This is the same political “two step” historically practiced and perfected by Jindal. Example, $900,000 dollars of fines handed out by the ethics board staffed with Jindal appointees, handed down but not collected.(A: June 19, 2013, LA Voice, Campaign finance ethics fines mount up; collections? not so much since Gov. Jindal’s ethics ‘reform’ hyperbole of 2008) Jindal fought for, endorsed and passed “ethics” changes for Louisiana in his first year in office. Net result, today, over 300 candidates and 25 PACs owe the state over $900,000. The fines have been leveled, the cases adjudicated, but the money goes uncollected. I’m not a fortune teller, however, my crystal ball tells me the same “Charlie Tuna” approach will be employed to the tax amnesty program going into effect this month. The net result will be businesses, corporations and supporters of Jindal will have untold and unaccounted tax debt “exorcised”(yes, that is a forced referenced) from the tax rolls while “John and/or Jane Doe” taxpayer will not benefit from the program what so ever. Jindal will seize upon this program to reward the “deserving”, ie, those that have and will be of financial benefit to his political aspirations, but punish the “untouchables”, those that have not or will not provide financial support for his political goals. Jindal’s track record demonstrates nothing less. Example, CFIT, Corporate Franchise and Income Tax, collections for 2012 were $679 million dollars below/lower/less than the 2008 level, the first year of Jindal’s administration.(B: LA DEPT. OF REVENUE, TAX COLLECTIONS REPORT 2011-12) The decrease in this one revenue source is directly attributable to Jindal’s largess with regard to “incentives” granted businesses and corporations. No doubt, Jindal will utilized the Tax Amnesty program to further reward businesses and corporations with tax give a ways and forgiveness from any outstanding tax liability due the state. Adding “insult to injury”, the entire system, accountability, reporting will undoubtedly be hidden from public review by Jindal’s enforcement of the “deliberative process”. Of course, in true “Charlie Tuna” fashion, Jindal will paint a pretty picture, brag about “his” accomplishment, distracting the public’s attention from the actual impact of the program. Yes, Louisiana’s “Executive Pimp” will continue painting a “don’t worry/be happy/nothing to worry about/I’m N control” picture for the state and the nation.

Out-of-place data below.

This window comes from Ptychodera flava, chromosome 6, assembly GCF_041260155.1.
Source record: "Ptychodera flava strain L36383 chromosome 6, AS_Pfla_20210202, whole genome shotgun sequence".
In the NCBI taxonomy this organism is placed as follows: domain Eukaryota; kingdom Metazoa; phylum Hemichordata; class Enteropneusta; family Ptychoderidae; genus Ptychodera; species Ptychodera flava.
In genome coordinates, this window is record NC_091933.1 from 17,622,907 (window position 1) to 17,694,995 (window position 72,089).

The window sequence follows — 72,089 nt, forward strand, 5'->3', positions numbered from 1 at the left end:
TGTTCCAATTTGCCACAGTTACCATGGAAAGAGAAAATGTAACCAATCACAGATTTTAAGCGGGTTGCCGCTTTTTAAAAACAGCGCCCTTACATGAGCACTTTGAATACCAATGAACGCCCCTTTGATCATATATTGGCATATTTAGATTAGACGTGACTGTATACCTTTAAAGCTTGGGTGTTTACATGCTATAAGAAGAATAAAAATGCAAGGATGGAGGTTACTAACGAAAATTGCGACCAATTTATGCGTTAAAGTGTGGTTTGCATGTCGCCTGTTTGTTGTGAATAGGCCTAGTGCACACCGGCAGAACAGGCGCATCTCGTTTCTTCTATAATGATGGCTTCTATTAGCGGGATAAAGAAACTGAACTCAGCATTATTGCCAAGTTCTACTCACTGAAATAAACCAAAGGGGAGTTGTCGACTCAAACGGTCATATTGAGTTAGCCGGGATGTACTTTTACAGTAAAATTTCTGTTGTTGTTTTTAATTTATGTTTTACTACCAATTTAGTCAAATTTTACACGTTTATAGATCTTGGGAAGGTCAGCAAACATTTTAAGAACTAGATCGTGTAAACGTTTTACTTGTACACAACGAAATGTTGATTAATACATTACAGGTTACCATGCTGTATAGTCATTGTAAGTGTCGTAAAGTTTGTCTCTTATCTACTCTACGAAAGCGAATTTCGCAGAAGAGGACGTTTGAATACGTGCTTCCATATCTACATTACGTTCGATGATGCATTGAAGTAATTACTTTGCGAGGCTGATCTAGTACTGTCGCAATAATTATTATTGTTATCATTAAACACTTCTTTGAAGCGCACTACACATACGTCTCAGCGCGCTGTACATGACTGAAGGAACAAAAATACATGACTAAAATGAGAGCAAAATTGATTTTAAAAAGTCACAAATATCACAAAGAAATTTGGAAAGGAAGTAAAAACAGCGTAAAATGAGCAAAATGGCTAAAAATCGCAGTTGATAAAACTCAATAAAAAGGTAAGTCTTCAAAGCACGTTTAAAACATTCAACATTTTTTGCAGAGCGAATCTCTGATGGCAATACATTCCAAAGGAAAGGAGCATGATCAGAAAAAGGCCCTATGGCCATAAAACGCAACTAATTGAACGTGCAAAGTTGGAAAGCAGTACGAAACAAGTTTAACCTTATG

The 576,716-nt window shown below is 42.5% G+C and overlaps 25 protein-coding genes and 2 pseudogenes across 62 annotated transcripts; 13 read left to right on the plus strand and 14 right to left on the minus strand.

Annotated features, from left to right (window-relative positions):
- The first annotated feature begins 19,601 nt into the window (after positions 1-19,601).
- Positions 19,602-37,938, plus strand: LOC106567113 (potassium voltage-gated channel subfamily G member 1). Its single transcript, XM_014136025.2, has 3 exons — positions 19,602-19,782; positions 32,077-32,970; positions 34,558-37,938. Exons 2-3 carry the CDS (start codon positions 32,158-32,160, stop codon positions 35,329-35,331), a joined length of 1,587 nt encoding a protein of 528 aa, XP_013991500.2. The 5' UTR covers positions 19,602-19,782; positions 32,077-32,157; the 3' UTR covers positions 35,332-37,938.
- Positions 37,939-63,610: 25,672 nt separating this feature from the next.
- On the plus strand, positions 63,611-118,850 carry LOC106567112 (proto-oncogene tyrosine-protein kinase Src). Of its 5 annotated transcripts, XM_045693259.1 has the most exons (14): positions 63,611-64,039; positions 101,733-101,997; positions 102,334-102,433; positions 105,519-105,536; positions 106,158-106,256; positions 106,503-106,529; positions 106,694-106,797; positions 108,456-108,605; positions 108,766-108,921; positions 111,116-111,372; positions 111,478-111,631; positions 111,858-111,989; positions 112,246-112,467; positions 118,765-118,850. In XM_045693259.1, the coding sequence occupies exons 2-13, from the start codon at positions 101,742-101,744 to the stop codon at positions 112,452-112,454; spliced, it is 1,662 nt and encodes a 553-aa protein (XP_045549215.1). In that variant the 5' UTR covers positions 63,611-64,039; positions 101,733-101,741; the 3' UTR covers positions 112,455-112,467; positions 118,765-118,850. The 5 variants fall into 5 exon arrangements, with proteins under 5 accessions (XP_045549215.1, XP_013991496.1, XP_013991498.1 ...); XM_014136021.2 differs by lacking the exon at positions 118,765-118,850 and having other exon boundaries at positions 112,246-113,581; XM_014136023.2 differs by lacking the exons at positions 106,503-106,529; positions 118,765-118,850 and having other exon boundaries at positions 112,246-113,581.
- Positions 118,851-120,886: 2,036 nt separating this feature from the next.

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  7. Stephen Winham says:

    This is absolutely one of your best, Bob!! Governor Jindal’s hypocrisy is only exceeded by his arrogant disregard of reality. It is unfortunate the national media is content to publish and broadcast his pap without even looking at his actual record. Of the many tragedies visited upon the state of Louisiana in recent times, this clear attempt to put the final nail in the coffin of public education is among, if not the, most egregious.

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  9. Patricia says:

    If
    If Gov. Jindal was indeed so concerned about the poor minority children, he would stop referring to them as “poor minoirity children” Even when childen from disadvantageed environments get a good education and earn the degrees, those who are touting that they are concerned, dont seem to feel the need ot even hire them in key jobs. Consider the appoiuntments or the jobs that jindal and his cronies have available and count the number of minorities they consider for those positions. Even in the state house one can count on one hand the number of minoriities in leadership positions. Also, Jindal doesn’t understand yet that teaching Africian Americian children about their heritage is the majr key to them becoming successful in and out of school So why isn’t that part of the curriculum for those he calls poor minority children. Non minority chikdren see and live their history EVERY day evrn in the history books what do you teach our chikdren from whence they come!